New research says U.S. hospitals in trouble

These are among the grimmest times in recent memory for U.S. hospital finances, according new research set to be released today from Thomson Reuters. 

The Thomson Reuters analysis concludes that about 50 percent of U.S. hospitals are losing money, and that total margins for U.S. hospitals declined last year. The worst-performing hospitals had margins of negative-7 percent, while the best performing hospitals' margins topped 4.5 percent.

According to the research the hospitals' financial predicament was originally driven by investment losses, which began to mount in late 2007 and continued to speed up through mid-2008. Margins on operations were consistent through about the third quarter of 2008.

However, it's unlikely operating margins will remain stable. Forty-four percent of hospitals have seen declines in surgeries, with hip procedures showing the steepest drop-off of 45 percent, according to another survey.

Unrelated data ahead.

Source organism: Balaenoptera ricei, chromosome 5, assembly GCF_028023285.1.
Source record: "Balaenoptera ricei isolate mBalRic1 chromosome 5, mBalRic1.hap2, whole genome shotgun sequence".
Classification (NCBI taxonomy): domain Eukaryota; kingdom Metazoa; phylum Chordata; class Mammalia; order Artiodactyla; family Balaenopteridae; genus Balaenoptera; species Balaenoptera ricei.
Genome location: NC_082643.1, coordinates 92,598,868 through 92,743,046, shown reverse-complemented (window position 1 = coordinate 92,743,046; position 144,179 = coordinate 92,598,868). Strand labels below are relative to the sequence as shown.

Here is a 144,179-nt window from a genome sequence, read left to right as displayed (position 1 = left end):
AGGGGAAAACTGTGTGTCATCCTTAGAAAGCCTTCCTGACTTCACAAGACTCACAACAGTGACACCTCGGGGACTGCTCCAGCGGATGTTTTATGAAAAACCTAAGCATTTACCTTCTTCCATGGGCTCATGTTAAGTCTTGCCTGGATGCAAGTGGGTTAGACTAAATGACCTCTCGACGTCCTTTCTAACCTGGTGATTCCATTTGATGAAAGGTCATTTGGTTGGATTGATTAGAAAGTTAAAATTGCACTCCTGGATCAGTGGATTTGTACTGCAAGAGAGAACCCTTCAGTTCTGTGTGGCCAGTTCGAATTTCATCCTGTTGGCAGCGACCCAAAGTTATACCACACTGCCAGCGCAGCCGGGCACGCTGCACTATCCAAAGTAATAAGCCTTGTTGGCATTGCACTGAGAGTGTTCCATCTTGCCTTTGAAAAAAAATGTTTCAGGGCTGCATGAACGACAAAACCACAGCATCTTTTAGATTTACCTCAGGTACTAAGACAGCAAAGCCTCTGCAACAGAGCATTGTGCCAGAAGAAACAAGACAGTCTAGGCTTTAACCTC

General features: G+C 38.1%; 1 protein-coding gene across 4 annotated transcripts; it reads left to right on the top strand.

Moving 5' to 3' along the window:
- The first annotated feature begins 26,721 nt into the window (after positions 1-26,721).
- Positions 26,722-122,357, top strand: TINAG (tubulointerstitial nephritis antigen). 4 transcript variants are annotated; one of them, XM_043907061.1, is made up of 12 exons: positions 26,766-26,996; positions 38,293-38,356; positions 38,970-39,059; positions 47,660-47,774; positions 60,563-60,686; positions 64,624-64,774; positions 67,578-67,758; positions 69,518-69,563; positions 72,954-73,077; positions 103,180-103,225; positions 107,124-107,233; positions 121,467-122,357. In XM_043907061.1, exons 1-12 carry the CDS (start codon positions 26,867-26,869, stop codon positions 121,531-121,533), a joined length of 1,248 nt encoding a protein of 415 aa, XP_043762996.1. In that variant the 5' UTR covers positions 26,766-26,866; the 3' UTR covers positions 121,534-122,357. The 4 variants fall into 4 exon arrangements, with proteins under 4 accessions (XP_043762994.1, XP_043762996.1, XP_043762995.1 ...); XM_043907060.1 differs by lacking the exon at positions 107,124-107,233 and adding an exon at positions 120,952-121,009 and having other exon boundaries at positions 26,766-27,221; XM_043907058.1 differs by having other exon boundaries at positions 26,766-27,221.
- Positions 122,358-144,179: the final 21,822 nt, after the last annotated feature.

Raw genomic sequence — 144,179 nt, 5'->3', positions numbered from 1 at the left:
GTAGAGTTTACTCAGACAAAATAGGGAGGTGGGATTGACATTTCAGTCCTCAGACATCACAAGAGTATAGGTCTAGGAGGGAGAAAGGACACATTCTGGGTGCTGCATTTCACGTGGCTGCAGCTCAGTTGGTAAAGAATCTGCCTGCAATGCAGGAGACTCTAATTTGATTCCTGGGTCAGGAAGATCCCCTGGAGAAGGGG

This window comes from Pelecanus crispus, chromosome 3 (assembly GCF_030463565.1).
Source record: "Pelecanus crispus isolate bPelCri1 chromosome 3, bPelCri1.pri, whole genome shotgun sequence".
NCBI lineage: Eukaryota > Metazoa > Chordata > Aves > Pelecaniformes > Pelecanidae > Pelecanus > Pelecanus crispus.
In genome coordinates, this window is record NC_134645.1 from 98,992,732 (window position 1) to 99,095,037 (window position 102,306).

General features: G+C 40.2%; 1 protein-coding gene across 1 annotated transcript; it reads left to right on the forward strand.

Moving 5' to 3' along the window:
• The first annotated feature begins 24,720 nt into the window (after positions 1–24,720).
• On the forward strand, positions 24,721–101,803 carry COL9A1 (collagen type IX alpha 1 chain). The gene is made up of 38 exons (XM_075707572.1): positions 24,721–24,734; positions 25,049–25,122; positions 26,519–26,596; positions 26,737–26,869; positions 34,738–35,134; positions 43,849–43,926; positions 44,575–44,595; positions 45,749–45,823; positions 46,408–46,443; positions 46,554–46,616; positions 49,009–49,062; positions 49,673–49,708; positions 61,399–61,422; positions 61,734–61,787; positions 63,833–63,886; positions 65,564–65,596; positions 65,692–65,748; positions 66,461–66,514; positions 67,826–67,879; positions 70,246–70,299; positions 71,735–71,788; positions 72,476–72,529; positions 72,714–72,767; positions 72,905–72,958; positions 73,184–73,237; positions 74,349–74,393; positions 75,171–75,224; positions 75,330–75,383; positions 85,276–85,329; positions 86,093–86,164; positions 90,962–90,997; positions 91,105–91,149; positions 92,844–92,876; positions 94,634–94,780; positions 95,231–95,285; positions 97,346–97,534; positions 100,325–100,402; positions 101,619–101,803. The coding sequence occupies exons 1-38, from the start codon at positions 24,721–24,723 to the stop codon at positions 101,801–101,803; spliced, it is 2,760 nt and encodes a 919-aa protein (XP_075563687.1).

Given these projected losses, 47 percent of hospitals expect to make staff cuts, and 69 percent plan to cancel or delay equipment purchases, according to a survey by Novation.

To learn more about hospital profits:
- read this Los Angeles Times article

Related Articles:
AHA survey: Negative profit margins for hospitals
MA hospital profits double since 2004
Moody's shows little enthusiasm for non-profit hospital finances

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